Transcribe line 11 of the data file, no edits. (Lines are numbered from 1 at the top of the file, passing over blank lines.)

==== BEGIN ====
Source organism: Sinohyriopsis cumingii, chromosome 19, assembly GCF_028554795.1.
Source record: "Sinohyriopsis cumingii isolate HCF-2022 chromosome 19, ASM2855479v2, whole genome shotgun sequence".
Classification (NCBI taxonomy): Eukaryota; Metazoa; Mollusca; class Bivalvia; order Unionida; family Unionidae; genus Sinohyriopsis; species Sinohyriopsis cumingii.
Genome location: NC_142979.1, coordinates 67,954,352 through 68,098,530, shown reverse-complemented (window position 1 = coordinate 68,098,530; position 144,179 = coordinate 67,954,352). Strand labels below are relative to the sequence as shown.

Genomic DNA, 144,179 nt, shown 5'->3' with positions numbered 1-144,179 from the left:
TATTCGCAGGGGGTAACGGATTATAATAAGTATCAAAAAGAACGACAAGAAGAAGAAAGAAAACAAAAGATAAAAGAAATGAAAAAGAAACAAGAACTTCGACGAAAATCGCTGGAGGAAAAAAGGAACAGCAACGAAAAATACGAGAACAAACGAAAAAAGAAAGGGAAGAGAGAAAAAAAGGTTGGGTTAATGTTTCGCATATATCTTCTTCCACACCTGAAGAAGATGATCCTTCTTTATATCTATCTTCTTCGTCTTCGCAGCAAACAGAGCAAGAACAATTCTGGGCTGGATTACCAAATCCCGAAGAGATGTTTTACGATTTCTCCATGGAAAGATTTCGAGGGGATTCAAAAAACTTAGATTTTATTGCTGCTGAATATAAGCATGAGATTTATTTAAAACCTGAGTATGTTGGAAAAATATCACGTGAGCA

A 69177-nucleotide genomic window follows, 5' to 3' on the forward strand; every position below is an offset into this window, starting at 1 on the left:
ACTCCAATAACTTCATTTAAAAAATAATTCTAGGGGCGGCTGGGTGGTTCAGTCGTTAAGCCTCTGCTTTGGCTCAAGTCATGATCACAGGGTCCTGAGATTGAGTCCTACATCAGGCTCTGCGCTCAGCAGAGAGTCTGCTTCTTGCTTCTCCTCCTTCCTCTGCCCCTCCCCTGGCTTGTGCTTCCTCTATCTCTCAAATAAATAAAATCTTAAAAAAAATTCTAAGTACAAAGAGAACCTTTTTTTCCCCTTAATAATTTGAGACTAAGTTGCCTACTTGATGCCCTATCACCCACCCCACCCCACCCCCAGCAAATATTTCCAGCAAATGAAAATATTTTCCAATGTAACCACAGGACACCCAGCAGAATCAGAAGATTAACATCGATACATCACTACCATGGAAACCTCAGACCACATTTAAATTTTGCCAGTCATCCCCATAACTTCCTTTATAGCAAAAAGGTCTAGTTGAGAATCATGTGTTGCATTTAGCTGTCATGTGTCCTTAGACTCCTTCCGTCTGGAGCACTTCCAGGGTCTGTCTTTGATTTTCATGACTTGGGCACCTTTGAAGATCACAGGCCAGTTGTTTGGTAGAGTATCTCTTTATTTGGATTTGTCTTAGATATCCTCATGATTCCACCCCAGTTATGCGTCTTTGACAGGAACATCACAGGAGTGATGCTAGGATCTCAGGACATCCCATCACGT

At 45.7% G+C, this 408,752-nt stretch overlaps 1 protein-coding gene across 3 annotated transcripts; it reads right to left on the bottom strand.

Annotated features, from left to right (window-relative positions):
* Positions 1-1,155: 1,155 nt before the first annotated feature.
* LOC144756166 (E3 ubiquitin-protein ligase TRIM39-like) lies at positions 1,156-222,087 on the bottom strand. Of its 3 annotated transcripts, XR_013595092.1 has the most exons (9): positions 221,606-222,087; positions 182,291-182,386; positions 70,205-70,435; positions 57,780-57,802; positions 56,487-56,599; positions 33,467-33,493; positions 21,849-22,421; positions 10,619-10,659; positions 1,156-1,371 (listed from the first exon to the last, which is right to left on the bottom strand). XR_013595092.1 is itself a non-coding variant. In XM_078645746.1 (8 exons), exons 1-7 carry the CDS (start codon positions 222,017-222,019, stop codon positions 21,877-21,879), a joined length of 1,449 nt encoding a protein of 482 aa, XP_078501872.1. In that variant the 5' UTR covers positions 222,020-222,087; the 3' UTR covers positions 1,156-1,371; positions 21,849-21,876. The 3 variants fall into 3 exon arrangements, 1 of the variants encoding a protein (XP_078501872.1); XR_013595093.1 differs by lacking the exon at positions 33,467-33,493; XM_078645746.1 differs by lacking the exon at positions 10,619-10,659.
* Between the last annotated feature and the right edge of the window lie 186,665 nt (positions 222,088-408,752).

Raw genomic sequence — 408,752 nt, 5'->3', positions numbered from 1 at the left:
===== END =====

* Positions 1-1,155: 1,155 nt before the first annotated feature.